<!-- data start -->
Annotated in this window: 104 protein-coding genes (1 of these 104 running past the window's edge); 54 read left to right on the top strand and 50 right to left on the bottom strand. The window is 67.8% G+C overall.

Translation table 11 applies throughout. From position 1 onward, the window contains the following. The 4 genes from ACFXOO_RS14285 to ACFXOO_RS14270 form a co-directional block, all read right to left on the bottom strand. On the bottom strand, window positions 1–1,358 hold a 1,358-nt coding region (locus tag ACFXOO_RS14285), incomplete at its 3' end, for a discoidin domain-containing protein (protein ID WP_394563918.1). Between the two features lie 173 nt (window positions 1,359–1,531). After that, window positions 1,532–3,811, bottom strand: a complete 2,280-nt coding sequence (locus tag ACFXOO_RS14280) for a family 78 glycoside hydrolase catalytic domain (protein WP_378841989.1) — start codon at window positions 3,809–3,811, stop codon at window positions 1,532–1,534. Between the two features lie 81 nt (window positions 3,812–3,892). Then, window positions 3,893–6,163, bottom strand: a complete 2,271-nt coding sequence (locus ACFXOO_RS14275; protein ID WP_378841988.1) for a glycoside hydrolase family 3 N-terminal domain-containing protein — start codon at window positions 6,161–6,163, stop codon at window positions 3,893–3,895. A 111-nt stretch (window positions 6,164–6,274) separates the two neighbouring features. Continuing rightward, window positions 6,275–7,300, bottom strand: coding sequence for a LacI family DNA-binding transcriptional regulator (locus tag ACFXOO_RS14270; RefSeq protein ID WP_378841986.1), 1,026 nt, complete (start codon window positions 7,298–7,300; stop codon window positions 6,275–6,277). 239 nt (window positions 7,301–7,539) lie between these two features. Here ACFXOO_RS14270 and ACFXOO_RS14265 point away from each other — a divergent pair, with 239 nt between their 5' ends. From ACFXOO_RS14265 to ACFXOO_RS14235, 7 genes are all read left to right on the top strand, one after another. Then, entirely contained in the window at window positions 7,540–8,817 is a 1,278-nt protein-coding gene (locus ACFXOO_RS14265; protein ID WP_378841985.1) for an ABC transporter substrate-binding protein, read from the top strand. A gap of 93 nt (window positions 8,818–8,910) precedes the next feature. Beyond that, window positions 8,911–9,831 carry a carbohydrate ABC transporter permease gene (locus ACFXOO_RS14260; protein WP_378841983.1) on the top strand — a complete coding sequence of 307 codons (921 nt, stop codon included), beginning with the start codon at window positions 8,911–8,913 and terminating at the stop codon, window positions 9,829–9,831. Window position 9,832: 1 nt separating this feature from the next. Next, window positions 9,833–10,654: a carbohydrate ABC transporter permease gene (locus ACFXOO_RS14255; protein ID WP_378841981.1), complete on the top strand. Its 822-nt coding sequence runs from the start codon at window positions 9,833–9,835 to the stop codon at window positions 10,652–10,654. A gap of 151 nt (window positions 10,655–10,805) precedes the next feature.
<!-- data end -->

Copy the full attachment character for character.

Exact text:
Annotated in this window: 104 protein-coding genes (1 of these 104 running past the window's edge); 54 read left to right on the top strand and 50 right to left on the bottom strand. The window is 67.8% G+C overall.

Translation table 11 applies throughout. From position 1 onward, the window contains the following. The 4 genes from ACFXOO_RS14285 to ACFXOO_RS14270 form a co-directional block, all read right to left on the bottom strand. On the bottom strand, window positions 1–1,358 hold a 1,358-nt coding region (locus tag ACFXOO_RS14285), incomplete at its 3' end, for a discoidin domain-containing protein (protein ID WP_394563918.1). Between the two features lie 173 nt (window positions 1,359–1,531). After that, window positions 1,532–3,811, bottom strand: a complete 2,280-nt coding sequence (locus tag ACFXOO_RS14280) for a family 78 glycoside hydrolase catalytic domain (protein WP_378841989.1) — start codon at window positions 3,809–3,811, stop codon at window positions 1,532–1,534. Between the two features lie 81 nt (window positions 3,812–3,892). Then, window positions 3,893–6,163, bottom strand: a complete 2,271-nt coding sequence (locus ACFXOO_RS14275; protein ID WP_378841988.1) for a glycoside hydrolase family 3 N-terminal domain-containing protein — start codon at window positions 6,161–6,163, stop codon at window positions 3,893–3,895. A 111-nt stretch (window positions 6,164–6,274) separates the two neighbouring features. Continuing rightward, window positions 6,275–7,300, bottom strand: coding sequence for a LacI family DNA-binding transcriptional regulator (locus tag ACFXOO_RS14270; RefSeq protein ID WP_378841986.1), 1,026 nt, complete (start codon window positions 7,298–7,300; stop codon window positions 6,275–6,277). 239 nt (window positions 7,301–7,539) lie between these two features. Here ACFXOO_RS14270 and ACFXOO_RS14265 point away from each other — a divergent pair, with 239 nt between their 5' ends. From ACFXOO_RS14265 to ACFXOO_RS14235, 7 genes are all read left to right on the top strand, one after another. Then, entirely contained in the window at window positions 7,540–8,817 is a 1,278-nt protein-coding gene (locus ACFXOO_RS14265; protein ID WP_378841985.1) for an ABC transporter substrate-binding protein, read from the top strand. A gap of 93 nt (window positions 8,818–8,910) precedes the next feature. Beyond that, window positions 8,911–9,831 carry a carbohydrate ABC transporter permease gene (locus ACFXOO_RS14260; protein WP_378841983.1) on the top strand — a complete coding sequence of 307 codons (921 nt, stop codon included), beginning with the start codon at window positions 8,911–8,913 and terminating at the stop codon, window positions 9,829–9,831. Window position 9,832: 1 nt separating this feature from the next. Next, window positions 9,833–10,654: a carbohydrate ABC transporter permease gene (locus ACFXOO_RS14255; protein ID WP_378841981.1), complete on the top strand. Its 822-nt coding sequence runs from the start codon at window positions 9,833–9,835 to the stop codon at window positions 10,652–10,654. A gap of 151 nt (window positions 10,655–10,805) precedes the next feature.